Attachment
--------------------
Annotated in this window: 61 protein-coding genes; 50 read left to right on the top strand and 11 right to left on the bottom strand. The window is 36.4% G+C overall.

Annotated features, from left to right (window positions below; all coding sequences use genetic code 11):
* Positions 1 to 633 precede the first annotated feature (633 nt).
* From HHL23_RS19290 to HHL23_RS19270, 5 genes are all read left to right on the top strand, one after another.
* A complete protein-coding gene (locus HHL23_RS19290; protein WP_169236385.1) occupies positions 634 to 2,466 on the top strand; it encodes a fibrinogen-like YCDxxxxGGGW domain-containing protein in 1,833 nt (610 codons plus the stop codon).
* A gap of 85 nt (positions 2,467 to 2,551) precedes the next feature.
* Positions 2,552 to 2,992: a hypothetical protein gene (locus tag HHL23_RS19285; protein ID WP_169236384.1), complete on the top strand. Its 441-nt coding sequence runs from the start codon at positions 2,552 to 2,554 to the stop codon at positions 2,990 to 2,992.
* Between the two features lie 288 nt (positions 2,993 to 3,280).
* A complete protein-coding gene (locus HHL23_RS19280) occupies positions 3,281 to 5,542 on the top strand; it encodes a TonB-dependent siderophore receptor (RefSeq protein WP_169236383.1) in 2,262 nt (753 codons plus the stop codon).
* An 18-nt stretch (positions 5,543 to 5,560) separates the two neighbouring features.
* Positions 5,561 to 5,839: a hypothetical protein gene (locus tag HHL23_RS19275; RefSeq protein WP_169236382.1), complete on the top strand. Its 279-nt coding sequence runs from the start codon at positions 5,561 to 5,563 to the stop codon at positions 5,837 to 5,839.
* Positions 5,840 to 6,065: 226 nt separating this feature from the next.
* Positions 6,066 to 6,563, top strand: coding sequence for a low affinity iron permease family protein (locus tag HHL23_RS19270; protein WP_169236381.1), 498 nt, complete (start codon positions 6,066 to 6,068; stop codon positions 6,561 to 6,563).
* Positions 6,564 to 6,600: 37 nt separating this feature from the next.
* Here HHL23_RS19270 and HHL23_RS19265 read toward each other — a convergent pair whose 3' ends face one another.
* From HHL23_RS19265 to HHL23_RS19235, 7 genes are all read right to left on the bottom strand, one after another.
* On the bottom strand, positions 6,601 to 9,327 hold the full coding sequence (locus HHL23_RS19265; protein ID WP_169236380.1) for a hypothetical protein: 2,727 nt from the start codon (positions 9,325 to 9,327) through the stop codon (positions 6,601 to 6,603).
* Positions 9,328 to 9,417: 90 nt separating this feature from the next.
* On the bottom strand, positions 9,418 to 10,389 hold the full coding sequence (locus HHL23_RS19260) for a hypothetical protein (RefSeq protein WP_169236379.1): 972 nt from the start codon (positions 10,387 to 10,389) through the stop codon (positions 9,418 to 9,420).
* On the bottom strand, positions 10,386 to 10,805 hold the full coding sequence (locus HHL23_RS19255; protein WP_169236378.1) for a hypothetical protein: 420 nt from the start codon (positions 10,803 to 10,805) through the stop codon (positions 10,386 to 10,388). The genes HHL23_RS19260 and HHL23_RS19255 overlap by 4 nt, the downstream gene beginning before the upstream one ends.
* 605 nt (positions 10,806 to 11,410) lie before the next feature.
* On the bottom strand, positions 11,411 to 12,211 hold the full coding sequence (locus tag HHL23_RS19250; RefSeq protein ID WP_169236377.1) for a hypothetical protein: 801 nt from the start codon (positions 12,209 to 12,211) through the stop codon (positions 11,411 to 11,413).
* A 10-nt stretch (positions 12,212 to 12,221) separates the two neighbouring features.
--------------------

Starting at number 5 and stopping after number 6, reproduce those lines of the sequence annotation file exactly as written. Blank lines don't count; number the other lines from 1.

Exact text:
* A complete protein-coding gene (locus HHL23_RS19290; protein WP_169236385.1) occupies positions 634 to 2,466 on the top strand; it encodes a fibrinogen-like YCDxxxxGGGW domain-containing protein in 1,833 nt (610 codons plus the stop codon).
* A gap of 85 nt (positions 2,467 to 2,551) precedes the next feature.